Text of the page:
Hong Kong/Sydney: Asian stocks fell the most in five weeks on Friday, 25 May, after US home sales unexpectedly surged, damping speculation that the Federal Reserve will cut interest rates in the region’s biggest export market.
Toyota Motor Corp., the world’s No. 2 auto maker, declined the most in two weeks, while BHP Billiton Ltd, the biggest mining company, posted its second weekly drop. “Investors had thought a low interest rate environment would continue in the US, helping drive shares higher,” said Hiroshi Chano, who helps manage $7.3 billion (Rs29,930 crore) at Yasuda Asset Management Co. in Tokyo. “The housing market is staging a comeback, so expectations that rates would come down have dissipated.”
The Morgan Stanley Capital International (MSCI) Asia-Pacific Index fell 1% to 147.83 at 7:52pm in Tokyo, with all of its 10 industry groups retreating. The drop was the most since 19 April, when concerns that borrowing costs in China would increase dragged stocks lower.
The MSCI measure gained 0.3% this week. China’s CSI 300 Index rose to a record. Shenzhen Development Bank Co. led gains after increasing an offer to investors to make all its stock tradable. Lenovo Group Ltd surged in Hong Kong after reporting earnings that prompted upgrades from JPMorgan Chase & Co. and Credit Suisse Group.
Benchmarks in China, India, Pakistan and Sri Lanka were the only ones in the region to advance. The Nikkei 225 Stock Average fell 1.2%, the most in a month. Hong Kong’s Hang Seng Index slid 1.3%. Japan’s Toyota, which gets about 60% of its operating profit from the US, fell 1.5% to 7,280 yen, the biggest drop since 10 May. Melbourne-based BHP Billiton slipped 1.1% to A$30.66 (Rs1,012), taking its drop this week to 0.2%. Almost 81% of its 2006 sales came from outside Australia.
Damp market: A Japanese businessman walks past a stock indicator in Tokyo.The Nikkei 225 Stock Average fell 1.2%, the most in a month.
Bond markets in the US on Thursday indicated that high interest rates may be sustained. Yields on 10-year Treasuries traded near the highest in almost four months after government reports showed new home sales climbed the most in April since 1993 and durable-goods orders gained for a third month.
The reports also contributed to the Dow Jones Industrial Average falling for a fourth day, the longest losing streak since February. The measure lost 0.6% on Thursday. Some investors voiced concerns that rates may be on the way up in the US. The Fed raised borrowing costs 17 times in the year through June 2006 to curb inflation. The central bank hasn’t increased rates since.
“Investors are getting the jitters about the US,” said Shane Oliver, who helps oversee $83 billion at AMP Capital Investors in Sydney. “Their view that interest rates there were at some kind of turning point may not be as solid as it was.”
Canon Inc., the world’s second-largest maker of digital cameras, slid 2% to 6,980 yen (Rs2,303). The US is the company’s second-largest market. Samsung Electronics Co., the No. 2 semiconductor maker and South Korea’s largest exporter, lost 1.8% to 552,000 won (Rs22,080).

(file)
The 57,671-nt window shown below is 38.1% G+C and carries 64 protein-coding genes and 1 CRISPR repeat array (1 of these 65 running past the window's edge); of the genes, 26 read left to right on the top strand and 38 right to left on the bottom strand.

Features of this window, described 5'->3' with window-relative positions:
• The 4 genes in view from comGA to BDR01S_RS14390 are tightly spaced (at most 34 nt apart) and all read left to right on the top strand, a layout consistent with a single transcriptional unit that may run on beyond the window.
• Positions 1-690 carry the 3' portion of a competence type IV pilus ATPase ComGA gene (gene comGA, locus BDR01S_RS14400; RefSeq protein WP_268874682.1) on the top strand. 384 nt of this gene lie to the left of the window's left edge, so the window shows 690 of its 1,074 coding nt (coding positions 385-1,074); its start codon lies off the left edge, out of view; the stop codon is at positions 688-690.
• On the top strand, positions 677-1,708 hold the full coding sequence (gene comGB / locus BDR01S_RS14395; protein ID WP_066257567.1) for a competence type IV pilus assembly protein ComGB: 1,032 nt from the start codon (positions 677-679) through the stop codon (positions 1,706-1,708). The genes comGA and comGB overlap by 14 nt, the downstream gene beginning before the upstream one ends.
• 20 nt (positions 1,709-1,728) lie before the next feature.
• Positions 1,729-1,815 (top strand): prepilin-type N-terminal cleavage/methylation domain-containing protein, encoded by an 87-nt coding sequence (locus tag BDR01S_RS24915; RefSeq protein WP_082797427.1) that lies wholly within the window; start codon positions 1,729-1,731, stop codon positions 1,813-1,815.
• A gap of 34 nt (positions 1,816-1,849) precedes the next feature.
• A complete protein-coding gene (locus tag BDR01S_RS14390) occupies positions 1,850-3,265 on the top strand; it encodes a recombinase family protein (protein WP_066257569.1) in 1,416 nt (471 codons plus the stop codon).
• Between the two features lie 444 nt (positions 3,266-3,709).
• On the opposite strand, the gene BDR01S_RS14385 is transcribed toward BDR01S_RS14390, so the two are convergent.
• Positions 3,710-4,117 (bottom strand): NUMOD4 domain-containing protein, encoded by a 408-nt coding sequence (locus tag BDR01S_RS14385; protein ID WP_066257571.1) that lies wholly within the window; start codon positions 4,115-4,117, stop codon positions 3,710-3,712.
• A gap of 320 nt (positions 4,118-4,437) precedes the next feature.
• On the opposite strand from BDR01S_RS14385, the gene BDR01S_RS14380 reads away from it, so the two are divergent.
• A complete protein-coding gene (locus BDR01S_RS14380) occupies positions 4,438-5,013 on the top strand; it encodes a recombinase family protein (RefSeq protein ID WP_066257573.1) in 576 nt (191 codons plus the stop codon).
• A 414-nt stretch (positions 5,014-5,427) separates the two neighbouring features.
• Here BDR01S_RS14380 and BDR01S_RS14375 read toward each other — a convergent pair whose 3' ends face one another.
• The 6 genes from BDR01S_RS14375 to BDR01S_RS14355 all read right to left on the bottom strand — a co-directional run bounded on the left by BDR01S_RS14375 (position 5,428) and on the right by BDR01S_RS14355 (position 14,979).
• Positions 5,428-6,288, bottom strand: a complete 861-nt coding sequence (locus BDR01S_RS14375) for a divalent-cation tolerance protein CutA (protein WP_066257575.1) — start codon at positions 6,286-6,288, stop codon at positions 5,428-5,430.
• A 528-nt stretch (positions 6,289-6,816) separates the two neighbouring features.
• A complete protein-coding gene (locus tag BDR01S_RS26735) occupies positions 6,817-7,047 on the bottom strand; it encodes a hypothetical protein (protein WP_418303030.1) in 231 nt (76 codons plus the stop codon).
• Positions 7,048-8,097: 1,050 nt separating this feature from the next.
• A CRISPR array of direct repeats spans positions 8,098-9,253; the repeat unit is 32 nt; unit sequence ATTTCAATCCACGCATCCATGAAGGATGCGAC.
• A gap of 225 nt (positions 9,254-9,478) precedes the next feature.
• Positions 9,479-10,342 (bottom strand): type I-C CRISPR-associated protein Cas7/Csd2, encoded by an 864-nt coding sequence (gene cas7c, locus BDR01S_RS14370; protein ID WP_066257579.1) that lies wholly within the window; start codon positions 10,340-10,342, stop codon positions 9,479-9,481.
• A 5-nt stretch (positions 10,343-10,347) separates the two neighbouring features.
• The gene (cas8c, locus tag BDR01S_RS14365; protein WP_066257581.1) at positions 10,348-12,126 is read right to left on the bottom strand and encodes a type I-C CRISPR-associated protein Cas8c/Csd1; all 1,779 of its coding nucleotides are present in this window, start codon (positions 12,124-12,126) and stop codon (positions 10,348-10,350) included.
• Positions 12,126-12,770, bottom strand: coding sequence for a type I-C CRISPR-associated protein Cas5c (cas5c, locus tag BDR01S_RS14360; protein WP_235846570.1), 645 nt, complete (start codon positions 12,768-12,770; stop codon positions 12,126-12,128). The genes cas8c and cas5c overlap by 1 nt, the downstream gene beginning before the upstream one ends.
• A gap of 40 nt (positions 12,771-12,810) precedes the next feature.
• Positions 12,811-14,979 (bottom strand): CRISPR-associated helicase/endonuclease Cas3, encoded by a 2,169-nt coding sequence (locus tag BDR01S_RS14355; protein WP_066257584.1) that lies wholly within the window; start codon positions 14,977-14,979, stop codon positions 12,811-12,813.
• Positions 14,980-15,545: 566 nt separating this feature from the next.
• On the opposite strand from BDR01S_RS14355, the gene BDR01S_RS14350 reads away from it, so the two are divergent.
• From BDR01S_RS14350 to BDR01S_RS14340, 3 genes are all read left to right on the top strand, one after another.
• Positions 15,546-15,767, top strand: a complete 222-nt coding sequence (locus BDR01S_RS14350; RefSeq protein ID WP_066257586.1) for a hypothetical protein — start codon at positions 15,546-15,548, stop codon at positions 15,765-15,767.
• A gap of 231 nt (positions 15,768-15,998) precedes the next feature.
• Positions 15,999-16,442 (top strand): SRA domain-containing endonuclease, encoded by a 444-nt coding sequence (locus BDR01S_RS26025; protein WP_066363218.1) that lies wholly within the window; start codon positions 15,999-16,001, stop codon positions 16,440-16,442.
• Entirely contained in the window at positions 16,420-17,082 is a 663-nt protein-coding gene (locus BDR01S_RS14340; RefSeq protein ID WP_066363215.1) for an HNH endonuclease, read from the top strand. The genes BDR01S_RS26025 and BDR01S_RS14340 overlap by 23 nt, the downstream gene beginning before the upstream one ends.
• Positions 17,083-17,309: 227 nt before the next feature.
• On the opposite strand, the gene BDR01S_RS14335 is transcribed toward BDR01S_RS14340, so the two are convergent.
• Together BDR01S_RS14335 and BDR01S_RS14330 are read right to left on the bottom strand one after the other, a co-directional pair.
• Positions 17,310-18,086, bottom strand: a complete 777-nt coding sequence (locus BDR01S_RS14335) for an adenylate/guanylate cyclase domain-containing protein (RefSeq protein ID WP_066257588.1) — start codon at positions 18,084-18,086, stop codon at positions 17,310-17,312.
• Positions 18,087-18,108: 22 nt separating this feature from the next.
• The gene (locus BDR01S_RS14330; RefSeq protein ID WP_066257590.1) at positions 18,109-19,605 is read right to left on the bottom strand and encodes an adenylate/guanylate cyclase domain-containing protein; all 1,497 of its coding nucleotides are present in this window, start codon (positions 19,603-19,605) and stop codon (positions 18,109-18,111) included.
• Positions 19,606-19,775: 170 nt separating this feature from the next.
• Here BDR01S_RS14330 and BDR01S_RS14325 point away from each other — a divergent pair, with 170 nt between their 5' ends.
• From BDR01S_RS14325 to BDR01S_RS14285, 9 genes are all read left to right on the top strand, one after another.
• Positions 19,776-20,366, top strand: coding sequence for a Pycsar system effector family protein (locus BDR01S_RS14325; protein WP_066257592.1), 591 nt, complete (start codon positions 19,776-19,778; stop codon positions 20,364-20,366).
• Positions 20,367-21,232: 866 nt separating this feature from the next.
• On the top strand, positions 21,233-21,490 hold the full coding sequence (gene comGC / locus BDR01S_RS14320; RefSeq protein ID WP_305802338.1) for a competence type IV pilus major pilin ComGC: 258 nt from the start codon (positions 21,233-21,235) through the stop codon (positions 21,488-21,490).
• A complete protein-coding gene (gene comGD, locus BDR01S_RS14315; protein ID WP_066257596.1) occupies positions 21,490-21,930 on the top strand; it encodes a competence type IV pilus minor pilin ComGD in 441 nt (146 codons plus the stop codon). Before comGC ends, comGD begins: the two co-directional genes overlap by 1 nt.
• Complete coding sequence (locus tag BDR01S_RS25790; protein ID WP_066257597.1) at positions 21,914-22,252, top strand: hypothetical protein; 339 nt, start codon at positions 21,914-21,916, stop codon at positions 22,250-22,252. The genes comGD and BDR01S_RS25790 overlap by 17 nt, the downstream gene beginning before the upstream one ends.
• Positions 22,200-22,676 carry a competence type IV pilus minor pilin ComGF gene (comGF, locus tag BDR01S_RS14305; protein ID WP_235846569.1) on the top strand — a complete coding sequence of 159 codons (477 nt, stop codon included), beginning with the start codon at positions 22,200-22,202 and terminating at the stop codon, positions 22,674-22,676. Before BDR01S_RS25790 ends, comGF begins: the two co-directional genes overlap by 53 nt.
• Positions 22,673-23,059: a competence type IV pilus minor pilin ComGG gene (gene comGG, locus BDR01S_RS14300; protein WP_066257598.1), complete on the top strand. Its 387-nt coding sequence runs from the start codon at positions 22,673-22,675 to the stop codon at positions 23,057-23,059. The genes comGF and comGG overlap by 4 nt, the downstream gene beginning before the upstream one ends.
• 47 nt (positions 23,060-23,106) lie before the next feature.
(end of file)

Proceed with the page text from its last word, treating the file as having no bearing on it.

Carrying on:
Taiwan Semiconductor Manufacturing Co., the biggest maker of customized chips, fell 1.6% to NT$67.40 (Rs80.88) in Taiwan. Hong Kong developers declined on concern higher interest rates may dent property demand. Cheung Kong (Holdings) Ltd, the city’s No. 1 developer by value, lost 1.5% to HK$102.10 (Rs531). Sun Hung Kai Properties Ltd, the second biggest, slid 0.8% to HK$91.60. Hong Kong “might suffer from a large interest-rate shock” if the gap between Hong Kong dollar and US dollar interest rates “closes abruptly,” Joseph Yam, head of the city’s monetary authority, wrote on its website on Thursday.
Mining companies fell as a measure of six metals traded on the London Metal Exchange, including copper and zinc, slumped 2.4% on Thursday to the lowest since April 2. Copper slid 2.8%, zinc fell 2.2% and nickel dropped 2.6%.
Rio Tinto Ltd, the world’s second-biggest miner by value, slipped 1.4% to A$92.72. Zinifex Ltd, the third-biggest zinc producer, declined 3% to A$16.77. Jiangxi Copper Co., China’s largest publicly-traded producer of the metal, lost 0.8% to HK$12.30 in Hong Kong. Shenzhen Development Bank, controlled by buyout firm TPG Inc., jumped by the 5% daily limit for firms that haven’t completed non-tradable share conversion to 29.24 yuan (Rs155). The shares resumed trading on Friday after being suspended for the past two weeks. “Shenzhen Bank’s offer package has satisfied the market,” said Lu Yizhen, who helps manage $640 million at Citic-Prudential Fund Management Co., in Shanghai. “We still like banking stocks given their valuations and earnings growth prospects.”
Shenzhen Development Bank plans to grant investors 1.5 free call warrants in addition to one share for every 10 yuan-denominated shares they hold to compensate for the dilution of their stakes, the bank said in a statement on 23 May.
Lenovo, the world’s third-biggest personal-computer maker, surged 14% to HK$3.66, the biggest climb since September 2000. Fourth-quarter net income of $60.1 million was higher than the $27.5 million median estimate of four analysts surveyed. Profit rebounded from a $116 million loss a year earlier that included a $70 million restructuring charge. The stock was raised to “overweight” from “neutral” at JPMorgan and to “neutral” from “underperform” at Credit Suisse, according to separate reports by both.
Stuart Kelly and Zhang Shidong contributed to this story.